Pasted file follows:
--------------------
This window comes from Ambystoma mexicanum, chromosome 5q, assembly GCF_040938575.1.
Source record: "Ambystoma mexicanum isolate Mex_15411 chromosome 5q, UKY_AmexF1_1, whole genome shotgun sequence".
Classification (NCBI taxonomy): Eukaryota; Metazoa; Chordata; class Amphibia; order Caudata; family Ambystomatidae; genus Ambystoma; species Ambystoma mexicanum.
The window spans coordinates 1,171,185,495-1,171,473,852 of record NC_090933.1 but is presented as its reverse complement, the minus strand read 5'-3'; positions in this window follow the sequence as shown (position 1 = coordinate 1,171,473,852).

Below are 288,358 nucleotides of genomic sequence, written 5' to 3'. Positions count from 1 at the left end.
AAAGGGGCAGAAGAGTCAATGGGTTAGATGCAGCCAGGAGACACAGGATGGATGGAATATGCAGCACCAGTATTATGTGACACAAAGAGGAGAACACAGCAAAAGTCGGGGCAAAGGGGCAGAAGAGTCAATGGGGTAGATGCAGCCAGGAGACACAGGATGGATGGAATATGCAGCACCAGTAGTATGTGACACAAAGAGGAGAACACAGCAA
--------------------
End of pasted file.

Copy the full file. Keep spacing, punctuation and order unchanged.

This window comes from Ambystoma mexicanum, chromosome 5q, assembly GCF_040938575.1.
Source record: "Ambystoma mexicanum isolate Mex_15411 chromosome 5q, UKY_AmexF1_1, whole genome shotgun sequence".
Classification (NCBI taxonomy): Eukaryota; Metazoa; Chordata; class Amphibia; order Caudata; family Ambystomatidae; genus Ambystoma; species Ambystoma mexicanum.
The window spans coordinates 1,171,185,495-1,171,473,852 of record NC_090933.1 but is presented as its reverse complement, the minus strand read 5'-3'; positions in this window follow the sequence as shown (position 1 = coordinate 1,171,473,852).

Below are 288,358 nucleotides of genomic sequence, written 5' to 3'. Positions count from 1 at the left end.
AAAGGGGCAGAAGAGTCAATGGGTTAGATGCAGCCAGGAGACACAGGATGGATGGAATATGCAGCACCAGTATTATGTGACACAAAGAGGAGAACACAGCAAAAGTCGGGGCAAAGGGGCAGAAGAGTCAATGGGGTAGATGCAGCCAGGAGACACAGGATGGATGGAATATGCAGCACCAGTAGTATGTGACACAAAGAGGAGAACACAGCAA